“Your face is the first thing people see about you. Shouldn’t you take care of it?”
This was a post about a skincare regimen one of my Facebook friends was selling. Her products sounded magical: they promised to make skin softer and younger looking, remove dark spots and blemishes, and treat fine lines and wrinkles. While these benefits are supposed to excite potential customers like me, sometimes I wonder why we “treat” fine lines and wrinkles, as though the natural process of aging is a disease to be cured. Truth be told, I want to relish in my crow’s feet and the deep grooves in my forehead, and I never want to forget where they came from.
A life well-lived.
Wrinkles are more than the random pattern of sagging skin; they tell the stories of how we became who we are. Because our faces show our expressions, our wrinkles are the story lines of worry, sorrow, laughter, and joy. Certainly erasing the fine lines won’t erase the memory, but embracing these “story lines” can tell so much more.
Meet my grandmother, Elizabeth “Lib” McCalman Caldwell, October 30, 1925-July 28, 2015. She was a fiery redhead, raised during the Great Depression in Memphis, Tennessee. She married my grandfather after he returned from World War II, and they bought a pig farm in Mississippi where she began raising a family without indoor plumbing. Four daughters later, they moved back to Memphis and opened a service station. There they had five more children — all boys — and planted roots for the rest of their lives. Lib (Mammaw to me) raised nine children while her husband worked often 100 hours a week, and those children didn’t always make it easy on her. She cared for her aging parents, her husband, and her younger brother through tremendous health issues until each of their passing, all while continuing to serve in her church and mentor others in her family and the community. She lived on her own in what eventually became a “rough” part of Memphis until her mid-80s. My Mammaw traveled all over the world with Gulf Oil, laughed with her whole body, and made the best ham sandwiches in the middle of the night. There was always a puzzle in progress in her dining room and dishes in her sink from feeding someone.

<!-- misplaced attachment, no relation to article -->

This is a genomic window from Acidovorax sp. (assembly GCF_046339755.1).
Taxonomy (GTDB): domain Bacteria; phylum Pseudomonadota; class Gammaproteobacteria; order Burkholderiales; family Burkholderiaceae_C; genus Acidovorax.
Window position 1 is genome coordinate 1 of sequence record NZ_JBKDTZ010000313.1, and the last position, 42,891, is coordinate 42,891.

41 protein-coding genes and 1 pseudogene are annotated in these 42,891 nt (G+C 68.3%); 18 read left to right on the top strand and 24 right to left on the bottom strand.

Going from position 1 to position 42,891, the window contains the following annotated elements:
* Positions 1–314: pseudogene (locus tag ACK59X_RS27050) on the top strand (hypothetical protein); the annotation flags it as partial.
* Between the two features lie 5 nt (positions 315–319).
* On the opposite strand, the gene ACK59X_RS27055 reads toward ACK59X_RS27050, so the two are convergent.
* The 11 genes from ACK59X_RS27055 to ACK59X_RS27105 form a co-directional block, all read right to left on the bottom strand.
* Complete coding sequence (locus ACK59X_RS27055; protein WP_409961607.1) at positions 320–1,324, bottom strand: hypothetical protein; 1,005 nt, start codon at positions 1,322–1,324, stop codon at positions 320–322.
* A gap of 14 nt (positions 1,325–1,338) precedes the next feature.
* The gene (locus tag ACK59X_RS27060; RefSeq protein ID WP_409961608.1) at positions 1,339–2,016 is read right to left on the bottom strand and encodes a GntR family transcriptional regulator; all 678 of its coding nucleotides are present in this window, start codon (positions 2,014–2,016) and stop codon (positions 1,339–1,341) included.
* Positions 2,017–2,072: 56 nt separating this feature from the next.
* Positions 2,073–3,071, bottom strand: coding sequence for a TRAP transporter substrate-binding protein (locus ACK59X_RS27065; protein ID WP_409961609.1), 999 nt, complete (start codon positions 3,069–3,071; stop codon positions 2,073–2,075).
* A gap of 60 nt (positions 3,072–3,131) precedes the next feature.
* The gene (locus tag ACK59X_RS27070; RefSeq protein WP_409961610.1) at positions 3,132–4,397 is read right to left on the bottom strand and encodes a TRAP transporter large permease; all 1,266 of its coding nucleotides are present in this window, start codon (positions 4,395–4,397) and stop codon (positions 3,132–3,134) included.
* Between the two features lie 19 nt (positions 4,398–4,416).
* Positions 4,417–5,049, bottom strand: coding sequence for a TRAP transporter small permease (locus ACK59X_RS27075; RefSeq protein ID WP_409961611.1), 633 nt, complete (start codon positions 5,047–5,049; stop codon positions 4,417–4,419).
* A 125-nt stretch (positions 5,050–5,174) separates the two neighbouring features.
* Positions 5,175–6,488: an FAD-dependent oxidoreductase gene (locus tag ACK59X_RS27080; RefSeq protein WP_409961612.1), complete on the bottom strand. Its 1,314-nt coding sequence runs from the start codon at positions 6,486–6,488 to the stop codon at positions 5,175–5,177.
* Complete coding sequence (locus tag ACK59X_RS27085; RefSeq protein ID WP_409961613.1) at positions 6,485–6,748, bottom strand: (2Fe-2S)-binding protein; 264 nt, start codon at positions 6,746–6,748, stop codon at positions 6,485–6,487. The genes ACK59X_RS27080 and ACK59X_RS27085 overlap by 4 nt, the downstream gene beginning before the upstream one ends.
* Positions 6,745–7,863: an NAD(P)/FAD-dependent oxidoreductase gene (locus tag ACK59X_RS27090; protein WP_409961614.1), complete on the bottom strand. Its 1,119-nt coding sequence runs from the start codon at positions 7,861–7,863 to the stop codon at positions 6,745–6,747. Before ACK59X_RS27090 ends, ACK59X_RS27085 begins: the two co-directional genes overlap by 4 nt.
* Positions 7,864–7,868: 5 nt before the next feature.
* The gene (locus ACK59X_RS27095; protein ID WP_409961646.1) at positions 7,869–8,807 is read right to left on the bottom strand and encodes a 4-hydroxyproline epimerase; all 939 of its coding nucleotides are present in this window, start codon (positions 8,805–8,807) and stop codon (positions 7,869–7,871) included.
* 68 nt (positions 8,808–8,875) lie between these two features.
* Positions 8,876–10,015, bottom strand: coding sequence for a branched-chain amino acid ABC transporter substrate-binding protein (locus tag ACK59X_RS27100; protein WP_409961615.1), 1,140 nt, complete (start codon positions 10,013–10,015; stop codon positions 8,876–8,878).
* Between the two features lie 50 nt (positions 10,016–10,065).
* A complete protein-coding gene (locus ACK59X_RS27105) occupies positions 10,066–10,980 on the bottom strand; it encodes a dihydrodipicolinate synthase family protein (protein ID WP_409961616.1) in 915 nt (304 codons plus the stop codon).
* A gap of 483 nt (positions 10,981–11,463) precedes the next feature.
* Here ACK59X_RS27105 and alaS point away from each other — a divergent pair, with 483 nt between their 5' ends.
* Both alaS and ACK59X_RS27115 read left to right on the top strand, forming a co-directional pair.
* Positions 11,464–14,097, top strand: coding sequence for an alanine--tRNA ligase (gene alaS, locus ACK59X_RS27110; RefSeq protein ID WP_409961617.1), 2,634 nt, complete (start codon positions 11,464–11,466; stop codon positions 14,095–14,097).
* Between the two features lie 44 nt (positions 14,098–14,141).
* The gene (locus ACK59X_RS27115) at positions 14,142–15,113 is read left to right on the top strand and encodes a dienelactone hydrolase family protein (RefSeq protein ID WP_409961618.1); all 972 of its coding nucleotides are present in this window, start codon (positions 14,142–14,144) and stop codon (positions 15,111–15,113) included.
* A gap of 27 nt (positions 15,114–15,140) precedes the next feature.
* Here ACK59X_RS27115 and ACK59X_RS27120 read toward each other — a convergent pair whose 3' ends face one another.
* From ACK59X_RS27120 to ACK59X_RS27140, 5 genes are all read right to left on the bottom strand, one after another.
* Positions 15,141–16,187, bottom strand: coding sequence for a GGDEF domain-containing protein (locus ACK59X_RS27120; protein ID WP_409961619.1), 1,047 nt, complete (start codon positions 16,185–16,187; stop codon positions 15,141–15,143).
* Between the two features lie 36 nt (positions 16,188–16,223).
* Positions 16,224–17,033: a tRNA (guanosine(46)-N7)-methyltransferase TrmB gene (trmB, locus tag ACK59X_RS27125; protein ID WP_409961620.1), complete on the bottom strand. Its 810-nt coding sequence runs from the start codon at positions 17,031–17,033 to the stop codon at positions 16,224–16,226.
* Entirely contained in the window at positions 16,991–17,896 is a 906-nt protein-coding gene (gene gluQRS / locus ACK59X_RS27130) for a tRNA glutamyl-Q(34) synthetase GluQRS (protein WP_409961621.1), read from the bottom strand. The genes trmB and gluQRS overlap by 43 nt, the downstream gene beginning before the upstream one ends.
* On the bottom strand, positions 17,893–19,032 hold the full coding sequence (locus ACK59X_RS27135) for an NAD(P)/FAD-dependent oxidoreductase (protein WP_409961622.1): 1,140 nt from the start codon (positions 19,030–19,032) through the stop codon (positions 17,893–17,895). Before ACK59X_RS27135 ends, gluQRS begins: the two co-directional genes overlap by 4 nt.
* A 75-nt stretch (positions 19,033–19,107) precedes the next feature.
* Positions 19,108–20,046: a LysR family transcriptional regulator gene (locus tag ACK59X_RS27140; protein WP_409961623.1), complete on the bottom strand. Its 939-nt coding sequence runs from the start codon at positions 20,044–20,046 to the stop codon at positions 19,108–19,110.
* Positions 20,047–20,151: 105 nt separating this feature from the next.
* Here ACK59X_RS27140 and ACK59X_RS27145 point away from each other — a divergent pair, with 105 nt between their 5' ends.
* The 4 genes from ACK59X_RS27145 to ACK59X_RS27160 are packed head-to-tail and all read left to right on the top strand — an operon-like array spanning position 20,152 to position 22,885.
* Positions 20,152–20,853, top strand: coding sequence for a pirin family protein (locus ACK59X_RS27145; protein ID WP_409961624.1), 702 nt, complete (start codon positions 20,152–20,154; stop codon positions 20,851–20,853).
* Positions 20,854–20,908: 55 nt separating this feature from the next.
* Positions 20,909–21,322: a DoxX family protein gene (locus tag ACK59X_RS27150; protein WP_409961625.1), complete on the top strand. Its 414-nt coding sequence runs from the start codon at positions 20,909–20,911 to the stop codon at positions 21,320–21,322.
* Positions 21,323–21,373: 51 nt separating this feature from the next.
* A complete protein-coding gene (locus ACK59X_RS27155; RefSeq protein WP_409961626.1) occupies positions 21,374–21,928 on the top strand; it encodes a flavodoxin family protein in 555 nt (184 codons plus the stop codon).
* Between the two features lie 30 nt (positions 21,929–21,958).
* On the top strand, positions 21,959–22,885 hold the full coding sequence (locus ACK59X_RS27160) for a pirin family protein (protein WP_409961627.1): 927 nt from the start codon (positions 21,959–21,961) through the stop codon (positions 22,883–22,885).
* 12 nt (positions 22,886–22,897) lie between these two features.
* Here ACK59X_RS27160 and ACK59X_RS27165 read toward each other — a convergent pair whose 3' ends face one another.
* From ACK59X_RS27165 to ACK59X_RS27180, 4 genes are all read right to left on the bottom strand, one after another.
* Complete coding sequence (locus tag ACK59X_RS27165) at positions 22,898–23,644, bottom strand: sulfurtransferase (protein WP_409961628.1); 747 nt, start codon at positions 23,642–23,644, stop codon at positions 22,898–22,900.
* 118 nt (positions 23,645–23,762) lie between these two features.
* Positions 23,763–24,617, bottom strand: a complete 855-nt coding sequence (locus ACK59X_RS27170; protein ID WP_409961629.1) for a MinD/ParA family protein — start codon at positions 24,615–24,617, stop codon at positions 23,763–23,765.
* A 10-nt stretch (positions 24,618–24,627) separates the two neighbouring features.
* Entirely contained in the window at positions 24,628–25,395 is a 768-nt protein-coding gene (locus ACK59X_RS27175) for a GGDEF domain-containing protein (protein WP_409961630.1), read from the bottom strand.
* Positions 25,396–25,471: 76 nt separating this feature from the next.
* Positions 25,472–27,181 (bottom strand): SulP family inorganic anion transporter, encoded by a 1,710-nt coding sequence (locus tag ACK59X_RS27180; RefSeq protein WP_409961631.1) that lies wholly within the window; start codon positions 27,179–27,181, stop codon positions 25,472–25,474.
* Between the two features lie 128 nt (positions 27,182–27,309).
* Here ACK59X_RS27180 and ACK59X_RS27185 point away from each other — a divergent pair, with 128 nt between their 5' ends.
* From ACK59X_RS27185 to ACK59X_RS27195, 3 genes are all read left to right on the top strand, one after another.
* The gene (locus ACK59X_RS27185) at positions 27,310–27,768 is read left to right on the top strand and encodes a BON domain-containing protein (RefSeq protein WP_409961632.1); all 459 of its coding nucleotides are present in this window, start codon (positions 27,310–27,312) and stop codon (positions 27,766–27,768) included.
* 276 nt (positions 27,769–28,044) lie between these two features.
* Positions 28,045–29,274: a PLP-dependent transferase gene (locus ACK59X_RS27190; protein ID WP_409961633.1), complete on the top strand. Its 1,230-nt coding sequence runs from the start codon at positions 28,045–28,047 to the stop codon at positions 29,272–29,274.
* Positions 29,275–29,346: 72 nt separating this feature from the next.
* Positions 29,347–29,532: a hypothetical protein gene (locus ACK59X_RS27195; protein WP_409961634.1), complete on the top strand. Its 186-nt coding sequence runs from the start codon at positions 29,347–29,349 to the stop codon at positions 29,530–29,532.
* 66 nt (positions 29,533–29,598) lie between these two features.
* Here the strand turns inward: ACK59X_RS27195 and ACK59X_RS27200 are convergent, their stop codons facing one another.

Her face contained more story lines than anyone I have ever seen, and my only wish is that I could have heard more of them.
To continue reading, please visit Knoxville Moms Blog, where this post originally appeared on March 21, 2018.